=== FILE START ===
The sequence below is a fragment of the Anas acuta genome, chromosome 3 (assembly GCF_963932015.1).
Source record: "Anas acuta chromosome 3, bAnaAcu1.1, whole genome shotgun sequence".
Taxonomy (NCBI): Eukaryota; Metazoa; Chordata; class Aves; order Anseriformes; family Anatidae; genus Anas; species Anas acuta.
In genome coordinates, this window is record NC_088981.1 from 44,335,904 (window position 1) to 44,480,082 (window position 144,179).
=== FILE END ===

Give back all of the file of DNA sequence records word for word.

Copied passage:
The sequence below is a fragment of the Anas acuta genome, chromosome 3 (assembly GCF_963932015.1).
Source record: "Anas acuta chromosome 3, bAnaAcu1.1, whole genome shotgun sequence".
Taxonomy (NCBI): Eukaryota; Metazoa; Chordata; class Aves; order Anseriformes; family Anatidae; genus Anas; species Anas acuta.
In genome coordinates, this window is record NC_088981.1 from 44,335,904 (window position 1) to 44,480,082 (window position 144,179).